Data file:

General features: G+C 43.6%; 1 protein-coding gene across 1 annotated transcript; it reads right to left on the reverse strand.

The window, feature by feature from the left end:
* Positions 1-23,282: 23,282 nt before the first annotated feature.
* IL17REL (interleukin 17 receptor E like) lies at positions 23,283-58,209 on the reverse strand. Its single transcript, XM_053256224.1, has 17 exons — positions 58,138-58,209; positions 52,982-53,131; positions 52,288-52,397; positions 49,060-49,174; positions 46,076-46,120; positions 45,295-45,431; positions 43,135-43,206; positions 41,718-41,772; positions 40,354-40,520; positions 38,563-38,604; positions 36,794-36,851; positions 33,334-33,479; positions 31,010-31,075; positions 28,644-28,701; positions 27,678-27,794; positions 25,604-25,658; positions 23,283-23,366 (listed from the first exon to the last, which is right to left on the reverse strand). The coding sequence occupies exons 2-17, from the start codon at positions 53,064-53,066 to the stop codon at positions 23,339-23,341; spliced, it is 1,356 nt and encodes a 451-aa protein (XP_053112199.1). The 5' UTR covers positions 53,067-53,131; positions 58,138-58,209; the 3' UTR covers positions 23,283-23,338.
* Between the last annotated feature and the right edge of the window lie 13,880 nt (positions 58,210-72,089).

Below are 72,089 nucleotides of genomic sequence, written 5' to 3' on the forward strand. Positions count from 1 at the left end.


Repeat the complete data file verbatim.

General features: G+C 43.6%; 1 protein-coding gene across 1 annotated transcript; it reads right to left on the reverse strand.

The window, feature by feature from the left end:
* Positions 1-23,282: 23,282 nt before the first annotated feature.
* IL17REL (interleukin 17 receptor E like) lies at positions 23,283-58,209 on the reverse strand. Its single transcript, XM_053256224.1, has 17 exons — positions 58,138-58,209; positions 52,982-53,131; positions 52,288-52,397; positions 49,060-49,174; positions 46,076-46,120; positions 45,295-45,431; positions 43,135-43,206; positions 41,718-41,772; positions 40,354-40,520; positions 38,563-38,604; positions 36,794-36,851; positions 33,334-33,479; positions 31,010-31,075; positions 28,644-28,701; positions 27,678-27,794; positions 25,604-25,658; positions 23,283-23,366 (listed from the first exon to the last, which is right to left on the reverse strand). The coding sequence occupies exons 2-17, from the start codon at positions 53,064-53,066 to the stop codon at positions 23,339-23,341; spliced, it is 1,356 nt and encodes a 451-aa protein (XP_053112199.1). The 5' UTR covers positions 53,067-53,131; positions 58,138-58,209; the 3' UTR covers positions 23,283-23,338.
* Between the last annotated feature and the right edge of the window lie 13,880 nt (positions 58,210-72,089).

Below are 72,089 nucleotides of genomic sequence, written 5' to 3' on the forward strand. Positions count from 1 at the left end.